Talking between CMOS and TTL.

Thread Starter

hp1729

Joined Nov 23, 2015
2,304
Communicating between CMOS and TTL can be a small problem, especially when there is a voltage difference. Attached are a few examples. Does anybody have ideas to add? Maybe something on interfacing to 3.3 V or lower systems? I haven't spent much time with newer things yet.
 

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dl324

Joined Mar 30, 2015
9,605
In general, you need to consider input thresholds/loading and output swing and drive current. You also need to make sure CMOS input or output diodes don't conduct sufficient current to cause latch up and/or electromigration.
 

Thread Starter

hp1729

Joined Nov 23, 2015
2,304
In general, you need to consider input thresholds/loading and output swing and drive current. You also need to make sure CMOS input or output diodes don't conduct sufficient current to cause latch up and/or electromigration.
Good words, of course.
 

ScottWang

Joined Aug 23, 2012
6,860
The R1 of circuit of the right top should be change to 330Ω, otherwise it can't say it used for any TTL, it only can be used with 74LSxx, because the low level input voltage will be too high.

Do you mean TTL interfacing to 3.3V CMOS or lower voltage and 3.3V CMOS or lower voltage interfacing to TTL?
 

nwvlab

Joined Feb 3, 2016
4
Hi there!

There are a lot of ways to interface TTL and CMOS or CMOS and CMOS with different voltages. It depends on your speed, cost, area and power consuption requirements.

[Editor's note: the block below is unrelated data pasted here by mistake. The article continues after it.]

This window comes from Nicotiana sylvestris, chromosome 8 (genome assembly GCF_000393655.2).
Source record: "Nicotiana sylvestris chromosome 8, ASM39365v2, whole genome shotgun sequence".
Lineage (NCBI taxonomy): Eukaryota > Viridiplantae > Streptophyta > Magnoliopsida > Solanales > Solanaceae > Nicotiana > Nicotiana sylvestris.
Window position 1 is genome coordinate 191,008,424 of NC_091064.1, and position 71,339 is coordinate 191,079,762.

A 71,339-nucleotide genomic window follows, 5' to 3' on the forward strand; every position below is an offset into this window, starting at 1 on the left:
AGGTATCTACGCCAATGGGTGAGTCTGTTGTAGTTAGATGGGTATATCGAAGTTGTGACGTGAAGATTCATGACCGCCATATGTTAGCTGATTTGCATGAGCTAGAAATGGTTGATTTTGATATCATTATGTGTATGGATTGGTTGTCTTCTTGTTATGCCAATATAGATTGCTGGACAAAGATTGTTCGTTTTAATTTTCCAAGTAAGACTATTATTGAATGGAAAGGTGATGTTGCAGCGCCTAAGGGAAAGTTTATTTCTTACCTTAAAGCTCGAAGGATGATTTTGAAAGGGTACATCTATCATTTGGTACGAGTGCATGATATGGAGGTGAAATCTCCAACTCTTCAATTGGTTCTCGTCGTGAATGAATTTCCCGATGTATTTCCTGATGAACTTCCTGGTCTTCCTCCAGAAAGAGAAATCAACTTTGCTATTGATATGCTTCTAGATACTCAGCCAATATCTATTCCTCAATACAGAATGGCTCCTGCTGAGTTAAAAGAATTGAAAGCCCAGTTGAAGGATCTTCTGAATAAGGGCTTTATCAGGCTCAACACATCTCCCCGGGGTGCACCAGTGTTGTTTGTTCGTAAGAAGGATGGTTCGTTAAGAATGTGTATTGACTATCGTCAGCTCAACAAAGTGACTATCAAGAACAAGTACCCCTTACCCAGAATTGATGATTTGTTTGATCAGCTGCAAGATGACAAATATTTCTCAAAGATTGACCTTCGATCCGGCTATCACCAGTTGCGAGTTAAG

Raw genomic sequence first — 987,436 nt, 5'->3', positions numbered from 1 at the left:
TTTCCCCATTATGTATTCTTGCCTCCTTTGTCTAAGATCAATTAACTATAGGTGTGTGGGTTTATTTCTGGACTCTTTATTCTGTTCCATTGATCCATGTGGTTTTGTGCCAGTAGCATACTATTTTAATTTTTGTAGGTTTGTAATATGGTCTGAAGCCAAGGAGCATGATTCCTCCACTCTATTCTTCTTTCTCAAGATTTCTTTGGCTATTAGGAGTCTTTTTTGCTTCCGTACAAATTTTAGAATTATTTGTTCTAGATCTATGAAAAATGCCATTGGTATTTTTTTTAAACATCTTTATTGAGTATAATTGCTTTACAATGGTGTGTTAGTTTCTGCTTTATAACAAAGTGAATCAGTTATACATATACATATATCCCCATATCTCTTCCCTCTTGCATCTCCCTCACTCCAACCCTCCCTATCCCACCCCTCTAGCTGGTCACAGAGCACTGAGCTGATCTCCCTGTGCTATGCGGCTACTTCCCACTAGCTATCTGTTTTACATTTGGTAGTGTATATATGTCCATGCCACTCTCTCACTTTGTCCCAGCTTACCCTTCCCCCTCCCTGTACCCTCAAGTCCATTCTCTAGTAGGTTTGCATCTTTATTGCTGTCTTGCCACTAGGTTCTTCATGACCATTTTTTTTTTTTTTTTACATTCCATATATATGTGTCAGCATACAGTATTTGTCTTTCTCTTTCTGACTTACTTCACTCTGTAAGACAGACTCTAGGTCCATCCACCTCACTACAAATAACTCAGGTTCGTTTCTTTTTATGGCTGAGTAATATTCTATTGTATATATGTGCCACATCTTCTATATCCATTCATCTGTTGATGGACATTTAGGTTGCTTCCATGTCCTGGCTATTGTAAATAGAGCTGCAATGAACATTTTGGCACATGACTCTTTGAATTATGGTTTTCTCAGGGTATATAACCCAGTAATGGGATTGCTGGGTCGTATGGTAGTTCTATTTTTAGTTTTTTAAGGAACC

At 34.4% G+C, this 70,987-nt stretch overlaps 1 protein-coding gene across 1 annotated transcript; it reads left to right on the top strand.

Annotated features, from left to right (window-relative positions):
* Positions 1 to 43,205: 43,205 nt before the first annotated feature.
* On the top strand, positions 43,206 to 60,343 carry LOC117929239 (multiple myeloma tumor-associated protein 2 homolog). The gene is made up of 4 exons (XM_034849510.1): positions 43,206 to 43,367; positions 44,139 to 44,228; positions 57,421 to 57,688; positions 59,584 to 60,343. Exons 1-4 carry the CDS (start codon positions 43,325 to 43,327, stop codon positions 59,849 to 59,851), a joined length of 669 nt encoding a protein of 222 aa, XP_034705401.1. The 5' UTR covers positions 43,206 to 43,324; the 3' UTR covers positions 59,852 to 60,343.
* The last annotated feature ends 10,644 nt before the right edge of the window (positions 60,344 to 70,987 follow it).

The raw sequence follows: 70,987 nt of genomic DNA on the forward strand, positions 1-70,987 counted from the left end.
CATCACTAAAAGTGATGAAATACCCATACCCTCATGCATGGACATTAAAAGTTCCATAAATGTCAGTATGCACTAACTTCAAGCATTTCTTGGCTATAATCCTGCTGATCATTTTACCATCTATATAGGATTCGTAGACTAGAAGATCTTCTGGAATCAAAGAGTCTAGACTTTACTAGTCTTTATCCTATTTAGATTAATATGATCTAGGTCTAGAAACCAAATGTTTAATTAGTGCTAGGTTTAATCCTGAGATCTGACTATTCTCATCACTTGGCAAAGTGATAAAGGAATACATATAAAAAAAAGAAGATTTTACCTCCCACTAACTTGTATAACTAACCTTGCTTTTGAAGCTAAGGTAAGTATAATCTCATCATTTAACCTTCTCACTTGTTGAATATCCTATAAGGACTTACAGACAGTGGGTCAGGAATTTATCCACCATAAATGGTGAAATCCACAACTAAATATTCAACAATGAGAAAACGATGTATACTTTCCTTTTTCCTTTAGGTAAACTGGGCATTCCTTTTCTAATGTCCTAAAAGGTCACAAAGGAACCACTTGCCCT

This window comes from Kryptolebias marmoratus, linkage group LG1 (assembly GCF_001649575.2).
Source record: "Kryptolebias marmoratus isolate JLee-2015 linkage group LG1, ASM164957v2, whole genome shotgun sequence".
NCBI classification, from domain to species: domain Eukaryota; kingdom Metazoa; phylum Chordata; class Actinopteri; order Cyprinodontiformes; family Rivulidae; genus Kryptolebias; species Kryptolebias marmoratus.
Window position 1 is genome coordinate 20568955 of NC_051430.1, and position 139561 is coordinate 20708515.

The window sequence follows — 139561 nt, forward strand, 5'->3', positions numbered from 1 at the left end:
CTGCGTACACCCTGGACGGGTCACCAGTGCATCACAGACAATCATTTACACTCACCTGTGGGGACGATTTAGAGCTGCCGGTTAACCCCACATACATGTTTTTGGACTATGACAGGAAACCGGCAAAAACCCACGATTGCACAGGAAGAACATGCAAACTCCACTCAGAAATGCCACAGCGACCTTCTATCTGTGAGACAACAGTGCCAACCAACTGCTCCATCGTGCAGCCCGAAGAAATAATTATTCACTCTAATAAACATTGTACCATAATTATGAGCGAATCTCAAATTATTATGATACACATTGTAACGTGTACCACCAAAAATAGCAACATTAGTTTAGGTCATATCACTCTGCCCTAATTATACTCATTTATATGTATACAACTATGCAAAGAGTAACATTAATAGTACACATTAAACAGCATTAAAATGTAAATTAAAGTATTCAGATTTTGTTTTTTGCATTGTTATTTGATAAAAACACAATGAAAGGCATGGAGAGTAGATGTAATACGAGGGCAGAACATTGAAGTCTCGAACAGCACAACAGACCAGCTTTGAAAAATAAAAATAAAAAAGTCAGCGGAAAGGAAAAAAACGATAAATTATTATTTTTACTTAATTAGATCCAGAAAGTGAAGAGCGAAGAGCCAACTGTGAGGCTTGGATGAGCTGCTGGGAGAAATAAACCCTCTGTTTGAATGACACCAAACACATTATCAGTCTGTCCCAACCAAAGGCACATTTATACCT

Here are some (except those you already mentioned):

Connecting a 3-3V CMOS ouput to TTL input:
If your CMOS can sink/source enough current, it should be fine, direct connection (beware of possible latch-up problems, as the TTL input is pulled high).

Connecting a 3.3V CMOS output to 5-V CMOS input or connecting a TTL output to 5-V CMOS input:
1) Use an HCT for the input.
2) Use a level translator IC between the two gates.
3) Use a BTJ/MOSFET with the base/gate connected to 3.3V (through a resistor if using BJT), the emitter/source connected to the CMOS output, and the collector/drain (pulled-up @ 5V, through a resistor) to the 5-V CMOS input.
4) If you can accept an inverted signal, use a BJT/MOSFET with emitter/source to ground, base/gate connected to the input (with a resistor if using BJT) and collector/collector pulled high @5V.

Connecting a 5V CMOS to 3.3V CMOS
1) Use a resistor divider.
2) Use a diode (better if schottky), with cathode toward the input, and a pull-up resistor.
3) Use a level translator IC.

cheers!
 
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